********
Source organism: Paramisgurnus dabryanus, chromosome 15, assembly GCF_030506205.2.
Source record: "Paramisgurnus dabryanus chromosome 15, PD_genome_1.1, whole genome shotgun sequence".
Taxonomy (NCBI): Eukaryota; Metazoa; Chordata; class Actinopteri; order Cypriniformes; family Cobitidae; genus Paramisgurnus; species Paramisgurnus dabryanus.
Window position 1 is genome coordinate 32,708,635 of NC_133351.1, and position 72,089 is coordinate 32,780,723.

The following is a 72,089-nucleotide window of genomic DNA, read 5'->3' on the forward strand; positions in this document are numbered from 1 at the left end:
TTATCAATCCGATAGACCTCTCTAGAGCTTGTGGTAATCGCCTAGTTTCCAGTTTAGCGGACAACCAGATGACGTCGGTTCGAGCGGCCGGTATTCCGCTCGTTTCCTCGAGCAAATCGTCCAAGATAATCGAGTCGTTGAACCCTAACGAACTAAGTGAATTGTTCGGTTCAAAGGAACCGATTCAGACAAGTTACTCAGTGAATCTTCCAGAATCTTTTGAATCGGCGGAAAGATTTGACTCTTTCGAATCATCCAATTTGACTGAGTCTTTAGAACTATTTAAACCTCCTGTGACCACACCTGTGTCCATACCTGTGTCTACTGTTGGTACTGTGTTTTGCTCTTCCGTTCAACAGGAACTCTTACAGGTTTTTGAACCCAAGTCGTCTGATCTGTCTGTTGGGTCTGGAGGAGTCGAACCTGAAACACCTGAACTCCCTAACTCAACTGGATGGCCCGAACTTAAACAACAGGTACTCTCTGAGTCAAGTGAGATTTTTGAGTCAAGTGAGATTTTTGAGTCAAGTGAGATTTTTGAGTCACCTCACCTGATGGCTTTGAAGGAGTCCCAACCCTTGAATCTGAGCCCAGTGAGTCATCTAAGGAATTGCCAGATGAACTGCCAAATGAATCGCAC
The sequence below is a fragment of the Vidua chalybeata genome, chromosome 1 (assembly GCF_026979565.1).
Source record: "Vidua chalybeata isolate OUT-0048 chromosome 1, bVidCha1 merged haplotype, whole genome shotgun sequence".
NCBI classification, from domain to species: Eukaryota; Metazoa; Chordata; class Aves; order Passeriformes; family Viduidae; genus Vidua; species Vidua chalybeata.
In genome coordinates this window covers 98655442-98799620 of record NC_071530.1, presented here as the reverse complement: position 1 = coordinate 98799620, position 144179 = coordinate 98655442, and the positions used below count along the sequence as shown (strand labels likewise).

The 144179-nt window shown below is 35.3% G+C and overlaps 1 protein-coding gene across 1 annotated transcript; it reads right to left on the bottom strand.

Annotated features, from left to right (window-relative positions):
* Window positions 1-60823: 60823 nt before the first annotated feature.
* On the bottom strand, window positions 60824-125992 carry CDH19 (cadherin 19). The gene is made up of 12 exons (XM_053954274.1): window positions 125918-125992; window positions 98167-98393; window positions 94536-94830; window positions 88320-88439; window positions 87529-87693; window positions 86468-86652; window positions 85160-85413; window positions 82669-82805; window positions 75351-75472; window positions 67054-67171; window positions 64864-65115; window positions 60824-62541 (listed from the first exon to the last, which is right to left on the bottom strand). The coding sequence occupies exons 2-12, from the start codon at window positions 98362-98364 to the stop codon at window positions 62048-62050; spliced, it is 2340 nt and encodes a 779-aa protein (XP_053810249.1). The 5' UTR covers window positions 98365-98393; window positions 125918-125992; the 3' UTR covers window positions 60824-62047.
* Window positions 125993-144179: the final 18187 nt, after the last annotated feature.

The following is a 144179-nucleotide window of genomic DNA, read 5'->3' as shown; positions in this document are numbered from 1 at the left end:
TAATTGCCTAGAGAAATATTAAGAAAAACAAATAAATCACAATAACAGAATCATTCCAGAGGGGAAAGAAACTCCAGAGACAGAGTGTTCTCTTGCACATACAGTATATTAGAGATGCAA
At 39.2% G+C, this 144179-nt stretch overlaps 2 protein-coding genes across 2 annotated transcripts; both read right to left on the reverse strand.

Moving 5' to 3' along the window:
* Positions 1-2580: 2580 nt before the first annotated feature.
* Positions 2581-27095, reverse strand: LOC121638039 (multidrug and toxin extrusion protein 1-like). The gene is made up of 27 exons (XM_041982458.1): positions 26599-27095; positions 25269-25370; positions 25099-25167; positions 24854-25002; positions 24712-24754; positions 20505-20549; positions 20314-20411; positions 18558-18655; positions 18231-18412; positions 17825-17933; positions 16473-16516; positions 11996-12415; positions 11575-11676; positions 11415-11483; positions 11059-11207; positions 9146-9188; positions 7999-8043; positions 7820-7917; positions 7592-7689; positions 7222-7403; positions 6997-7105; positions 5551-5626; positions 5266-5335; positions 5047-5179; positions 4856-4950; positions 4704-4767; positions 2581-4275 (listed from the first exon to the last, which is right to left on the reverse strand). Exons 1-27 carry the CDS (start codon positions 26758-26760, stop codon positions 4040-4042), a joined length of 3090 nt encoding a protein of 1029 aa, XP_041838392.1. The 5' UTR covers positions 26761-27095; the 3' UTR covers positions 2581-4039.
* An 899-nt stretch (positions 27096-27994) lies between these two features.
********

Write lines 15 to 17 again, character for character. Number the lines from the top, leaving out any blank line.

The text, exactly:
* Window positions 125993-144179: the final 18187 nt, after the last annotated feature.

The following is a 144179-nucleotide window of genomic DNA, read 5'->3' as shown; positions in this document are numbered from 1 at the left end:
TAATTGCCTAGAGAAATATTAAGAAAAACAAATAAATCACAATAACAGAATCATTCCAGAGGGGAAAGAAACTCCAGAGACAGAGTGTTCTCTTGCACATACAGTATATTAGAGATGCAA